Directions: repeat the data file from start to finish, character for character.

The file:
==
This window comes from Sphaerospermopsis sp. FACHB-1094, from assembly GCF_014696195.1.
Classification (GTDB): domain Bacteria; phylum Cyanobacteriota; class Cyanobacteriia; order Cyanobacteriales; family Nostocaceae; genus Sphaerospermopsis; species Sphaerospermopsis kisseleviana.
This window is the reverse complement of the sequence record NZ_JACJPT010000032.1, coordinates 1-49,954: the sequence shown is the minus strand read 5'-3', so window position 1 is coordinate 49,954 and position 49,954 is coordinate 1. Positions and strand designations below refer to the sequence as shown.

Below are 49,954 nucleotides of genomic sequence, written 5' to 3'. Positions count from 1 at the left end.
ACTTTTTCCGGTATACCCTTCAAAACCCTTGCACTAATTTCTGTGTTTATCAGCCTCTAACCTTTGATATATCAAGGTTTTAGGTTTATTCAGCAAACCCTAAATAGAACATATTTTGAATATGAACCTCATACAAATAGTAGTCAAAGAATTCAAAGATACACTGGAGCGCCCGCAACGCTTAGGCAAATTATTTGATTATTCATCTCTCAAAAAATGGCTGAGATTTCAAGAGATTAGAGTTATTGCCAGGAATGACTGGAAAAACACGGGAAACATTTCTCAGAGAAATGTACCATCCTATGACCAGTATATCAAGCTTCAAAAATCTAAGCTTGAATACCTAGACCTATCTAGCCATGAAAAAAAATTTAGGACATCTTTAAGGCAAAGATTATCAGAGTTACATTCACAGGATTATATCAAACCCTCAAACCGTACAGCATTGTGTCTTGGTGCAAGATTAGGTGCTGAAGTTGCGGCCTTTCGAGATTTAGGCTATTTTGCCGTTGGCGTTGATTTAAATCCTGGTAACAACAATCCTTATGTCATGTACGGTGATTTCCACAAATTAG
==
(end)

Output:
This window comes from Sphaerospermopsis sp. FACHB-1094, from assembly GCF_014696195.1.
Classification (GTDB): domain Bacteria; phylum Cyanobacteriota; class Cyanobacteriia; order Cyanobacteriales; family Nostocaceae; genus Sphaerospermopsis; species Sphaerospermopsis kisseleviana.
This window is the reverse complement of the sequence record NZ_JACJPT010000032.1, coordinates 1-49,954: the sequence shown is the minus strand read 5'-3', so window position 1 is coordinate 49,954 and position 49,954 is coordinate 1. Positions and strand designations below refer to the sequence as shown.

Below are 49,954 nucleotides of genomic sequence, written 5' to 3'. Positions count from 1 at the left end.
ACTTTTTCCGGTATACCCTTCAAAACCCTTGCACTAATTTCTGTGTTTATCAGCCTCTAACCTTTGATATATCAAGGTTTTAGGTTTATTCAGCAAACCCTAAATAGAACATATTTTGAATATGAACCTCATACAAATAGTAGTCAAAGAATTCAAAGATACACTGGAGCGCCCGCAACGCTTAGGCAAATTATTTGATTATTCATCTCTCAAAAAATGGCTGAGATTTCAAGAGATTAGAGTTATTGCCAGGAATGACTGGAAAAACACGGGAAACATTTCTCAGAGAAATGTACCATCCTATGACCAGTATATCAAGCTTCAAAAATCTAAGCTTGAATACCTAGACCTATCTAGCCATGAAAAAAAATTTAGGACATCTTTAAGGCAAAGATTATCAGAGTTACATTCACAGGATTATATCAAACCCTCAAACCGTACAGCATTGTGTCTTGGTGCAAGATTAGGTGCTGAAGTTGCGGCCTTTCGAGATTTAGGCTATTTTGCCGTTGGCGTTGATTTAAATCCTGGTAACAACAATCCTTATGTCATGTACGGTGATTTCCACAAATTAG